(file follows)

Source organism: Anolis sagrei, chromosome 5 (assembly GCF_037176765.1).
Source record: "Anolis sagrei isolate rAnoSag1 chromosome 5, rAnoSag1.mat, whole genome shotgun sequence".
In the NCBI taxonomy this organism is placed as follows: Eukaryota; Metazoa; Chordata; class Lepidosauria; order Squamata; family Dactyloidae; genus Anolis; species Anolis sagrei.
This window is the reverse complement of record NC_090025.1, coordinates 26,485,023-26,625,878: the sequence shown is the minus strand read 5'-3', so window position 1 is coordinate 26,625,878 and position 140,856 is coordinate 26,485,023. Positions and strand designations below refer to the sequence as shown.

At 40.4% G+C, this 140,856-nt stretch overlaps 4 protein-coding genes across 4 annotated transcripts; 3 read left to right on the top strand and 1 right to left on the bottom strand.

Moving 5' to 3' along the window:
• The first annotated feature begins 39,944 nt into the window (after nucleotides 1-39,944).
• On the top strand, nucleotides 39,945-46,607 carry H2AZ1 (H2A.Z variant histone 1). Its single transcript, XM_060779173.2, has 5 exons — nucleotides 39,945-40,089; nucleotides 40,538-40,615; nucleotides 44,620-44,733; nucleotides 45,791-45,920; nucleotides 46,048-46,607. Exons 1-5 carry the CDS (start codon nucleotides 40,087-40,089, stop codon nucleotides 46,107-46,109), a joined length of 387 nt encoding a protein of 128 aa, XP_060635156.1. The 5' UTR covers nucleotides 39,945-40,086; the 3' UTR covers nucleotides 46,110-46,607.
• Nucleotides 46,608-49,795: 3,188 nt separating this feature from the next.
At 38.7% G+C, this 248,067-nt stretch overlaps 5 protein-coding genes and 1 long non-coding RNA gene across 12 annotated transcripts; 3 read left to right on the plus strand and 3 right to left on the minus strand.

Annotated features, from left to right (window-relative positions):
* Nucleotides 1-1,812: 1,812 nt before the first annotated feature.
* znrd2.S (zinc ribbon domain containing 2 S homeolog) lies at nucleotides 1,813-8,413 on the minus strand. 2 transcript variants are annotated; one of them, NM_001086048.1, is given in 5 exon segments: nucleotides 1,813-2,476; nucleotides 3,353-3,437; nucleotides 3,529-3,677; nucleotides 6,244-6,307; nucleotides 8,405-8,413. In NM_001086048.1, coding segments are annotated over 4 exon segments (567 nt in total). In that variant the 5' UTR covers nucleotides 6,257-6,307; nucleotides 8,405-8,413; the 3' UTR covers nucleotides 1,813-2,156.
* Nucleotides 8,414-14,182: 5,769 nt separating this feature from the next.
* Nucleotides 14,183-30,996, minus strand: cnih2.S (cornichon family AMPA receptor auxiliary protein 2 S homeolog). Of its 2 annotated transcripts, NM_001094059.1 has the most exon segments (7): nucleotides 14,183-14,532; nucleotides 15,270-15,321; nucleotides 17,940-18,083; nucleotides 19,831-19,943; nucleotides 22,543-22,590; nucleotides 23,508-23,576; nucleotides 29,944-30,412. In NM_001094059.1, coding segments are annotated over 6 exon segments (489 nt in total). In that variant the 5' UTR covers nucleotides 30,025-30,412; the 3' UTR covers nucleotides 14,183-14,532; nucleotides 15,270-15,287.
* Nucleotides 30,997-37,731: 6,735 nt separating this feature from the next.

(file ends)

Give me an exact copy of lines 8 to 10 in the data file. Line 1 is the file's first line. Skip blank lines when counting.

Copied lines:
• On the top strand, nucleotides 39,945-46,607 carry H2AZ1 (H2A.Z variant histone 1). Its single transcript, XM_060779173.2, has 5 exons — nucleotides 39,945-40,089; nucleotides 40,538-40,615; nucleotides 44,620-44,733; nucleotides 45,791-45,920; nucleotides 46,048-46,607. Exons 1-5 carry the CDS (start codon nucleotides 40,087-40,089, stop codon nucleotides 46,107-46,109), a joined length of 387 nt encoding a protein of 128 aa, XP_060635156.1. The 5' UTR covers nucleotides 39,945-40,086; the 3' UTR covers nucleotides 46,110-46,607.
• Nucleotides 46,608-49,795: 3,188 nt separating this feature from the next.
At 38.7% G+C, this 248,067-nt stretch overlaps 5 protein-coding genes and 1 long non-coding RNA gene across 12 annotated transcripts; 3 read left to right on the plus strand and 3 right to left on the minus strand.